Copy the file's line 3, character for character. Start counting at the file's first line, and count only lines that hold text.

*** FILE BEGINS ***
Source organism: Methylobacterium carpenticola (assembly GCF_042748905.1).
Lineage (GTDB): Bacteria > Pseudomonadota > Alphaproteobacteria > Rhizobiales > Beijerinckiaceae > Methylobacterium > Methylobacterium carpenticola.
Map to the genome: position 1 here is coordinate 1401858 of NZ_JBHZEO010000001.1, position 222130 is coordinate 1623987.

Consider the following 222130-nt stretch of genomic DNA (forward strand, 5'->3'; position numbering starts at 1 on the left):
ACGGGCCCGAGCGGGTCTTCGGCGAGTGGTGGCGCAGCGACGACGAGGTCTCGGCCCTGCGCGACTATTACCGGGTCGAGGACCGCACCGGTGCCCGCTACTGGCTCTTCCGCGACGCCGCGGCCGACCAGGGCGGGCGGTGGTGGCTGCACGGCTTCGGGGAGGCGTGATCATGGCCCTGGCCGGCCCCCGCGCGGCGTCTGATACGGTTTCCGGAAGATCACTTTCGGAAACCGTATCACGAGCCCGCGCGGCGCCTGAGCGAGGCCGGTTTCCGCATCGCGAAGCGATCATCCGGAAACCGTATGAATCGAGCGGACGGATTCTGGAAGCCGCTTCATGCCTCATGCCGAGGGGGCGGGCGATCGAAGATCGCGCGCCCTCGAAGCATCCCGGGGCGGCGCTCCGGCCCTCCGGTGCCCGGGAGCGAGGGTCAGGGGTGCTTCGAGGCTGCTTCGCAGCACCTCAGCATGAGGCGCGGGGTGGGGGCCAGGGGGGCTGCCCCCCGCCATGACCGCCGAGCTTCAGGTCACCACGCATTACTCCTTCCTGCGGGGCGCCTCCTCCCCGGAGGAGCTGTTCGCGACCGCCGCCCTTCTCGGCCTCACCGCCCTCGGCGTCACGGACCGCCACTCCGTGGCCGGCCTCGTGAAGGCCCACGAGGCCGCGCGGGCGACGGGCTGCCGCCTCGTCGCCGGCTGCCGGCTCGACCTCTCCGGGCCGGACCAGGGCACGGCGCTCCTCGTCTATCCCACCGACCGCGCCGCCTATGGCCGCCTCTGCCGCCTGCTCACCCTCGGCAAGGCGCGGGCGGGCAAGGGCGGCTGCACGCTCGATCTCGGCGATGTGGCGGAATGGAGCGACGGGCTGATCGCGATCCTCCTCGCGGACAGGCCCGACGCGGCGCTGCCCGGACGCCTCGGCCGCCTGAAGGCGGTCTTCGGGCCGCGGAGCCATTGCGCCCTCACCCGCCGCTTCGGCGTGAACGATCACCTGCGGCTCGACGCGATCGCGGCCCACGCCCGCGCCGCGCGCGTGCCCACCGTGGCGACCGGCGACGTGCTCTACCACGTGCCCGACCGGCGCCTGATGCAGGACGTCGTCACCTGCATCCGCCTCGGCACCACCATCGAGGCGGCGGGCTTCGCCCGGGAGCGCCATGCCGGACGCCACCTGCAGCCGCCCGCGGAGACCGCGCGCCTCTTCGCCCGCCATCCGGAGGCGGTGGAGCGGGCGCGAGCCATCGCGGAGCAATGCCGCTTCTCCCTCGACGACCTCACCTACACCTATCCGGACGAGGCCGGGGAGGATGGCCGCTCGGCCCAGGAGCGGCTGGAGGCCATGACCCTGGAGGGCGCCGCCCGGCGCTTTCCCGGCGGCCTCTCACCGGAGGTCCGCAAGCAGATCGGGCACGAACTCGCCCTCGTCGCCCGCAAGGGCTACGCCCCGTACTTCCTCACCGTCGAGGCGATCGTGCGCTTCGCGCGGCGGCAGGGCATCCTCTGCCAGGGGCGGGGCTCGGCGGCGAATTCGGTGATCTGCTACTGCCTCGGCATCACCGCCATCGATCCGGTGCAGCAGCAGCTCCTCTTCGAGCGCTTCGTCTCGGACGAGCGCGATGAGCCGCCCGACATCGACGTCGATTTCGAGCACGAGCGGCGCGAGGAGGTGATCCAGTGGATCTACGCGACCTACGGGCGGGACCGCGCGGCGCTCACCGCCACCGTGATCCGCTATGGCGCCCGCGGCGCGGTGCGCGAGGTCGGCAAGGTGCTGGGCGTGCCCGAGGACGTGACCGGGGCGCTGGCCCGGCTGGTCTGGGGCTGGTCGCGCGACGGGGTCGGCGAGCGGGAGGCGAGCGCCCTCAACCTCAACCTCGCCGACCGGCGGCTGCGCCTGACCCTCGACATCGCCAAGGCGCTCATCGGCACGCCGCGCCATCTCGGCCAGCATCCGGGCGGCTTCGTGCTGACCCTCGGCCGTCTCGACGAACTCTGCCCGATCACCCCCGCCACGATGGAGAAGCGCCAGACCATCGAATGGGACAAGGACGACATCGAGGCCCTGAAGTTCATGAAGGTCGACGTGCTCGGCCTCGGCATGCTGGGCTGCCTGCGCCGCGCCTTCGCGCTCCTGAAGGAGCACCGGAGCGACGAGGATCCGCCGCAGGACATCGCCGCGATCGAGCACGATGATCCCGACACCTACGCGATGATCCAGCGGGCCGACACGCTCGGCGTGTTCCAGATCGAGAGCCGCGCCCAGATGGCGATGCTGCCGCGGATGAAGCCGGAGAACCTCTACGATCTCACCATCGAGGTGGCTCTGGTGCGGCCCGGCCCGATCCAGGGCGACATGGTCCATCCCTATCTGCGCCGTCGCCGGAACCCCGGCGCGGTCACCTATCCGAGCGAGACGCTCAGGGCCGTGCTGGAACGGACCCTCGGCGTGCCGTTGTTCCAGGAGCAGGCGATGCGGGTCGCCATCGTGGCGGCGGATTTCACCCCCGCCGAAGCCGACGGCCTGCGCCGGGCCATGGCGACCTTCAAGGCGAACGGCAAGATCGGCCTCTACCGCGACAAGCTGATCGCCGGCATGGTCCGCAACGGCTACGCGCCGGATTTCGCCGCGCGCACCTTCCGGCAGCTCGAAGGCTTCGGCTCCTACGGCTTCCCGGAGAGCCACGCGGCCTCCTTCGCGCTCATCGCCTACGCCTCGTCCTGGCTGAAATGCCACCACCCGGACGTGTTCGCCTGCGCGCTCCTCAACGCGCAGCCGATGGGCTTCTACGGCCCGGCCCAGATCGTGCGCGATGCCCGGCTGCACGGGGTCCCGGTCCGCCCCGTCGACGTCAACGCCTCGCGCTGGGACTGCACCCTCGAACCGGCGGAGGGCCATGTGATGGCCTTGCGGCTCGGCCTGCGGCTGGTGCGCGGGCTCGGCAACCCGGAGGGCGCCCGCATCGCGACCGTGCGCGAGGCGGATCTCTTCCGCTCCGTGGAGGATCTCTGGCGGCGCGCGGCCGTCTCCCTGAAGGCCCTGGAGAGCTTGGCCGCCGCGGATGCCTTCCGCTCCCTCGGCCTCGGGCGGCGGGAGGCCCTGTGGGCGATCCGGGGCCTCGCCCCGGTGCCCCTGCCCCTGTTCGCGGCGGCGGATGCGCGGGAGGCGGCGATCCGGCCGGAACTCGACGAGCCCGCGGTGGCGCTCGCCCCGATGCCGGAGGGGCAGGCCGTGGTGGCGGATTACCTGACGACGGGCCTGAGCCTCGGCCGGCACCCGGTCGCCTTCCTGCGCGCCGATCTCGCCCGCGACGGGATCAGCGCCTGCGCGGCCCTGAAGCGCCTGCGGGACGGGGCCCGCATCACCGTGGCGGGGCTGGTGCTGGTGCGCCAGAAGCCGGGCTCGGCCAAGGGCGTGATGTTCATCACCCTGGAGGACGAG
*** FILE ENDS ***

Map to the genome: position 1 here is coordinate 1401858 of NZ_JBHZEO010000001.1, position 222130 is coordinate 1623987.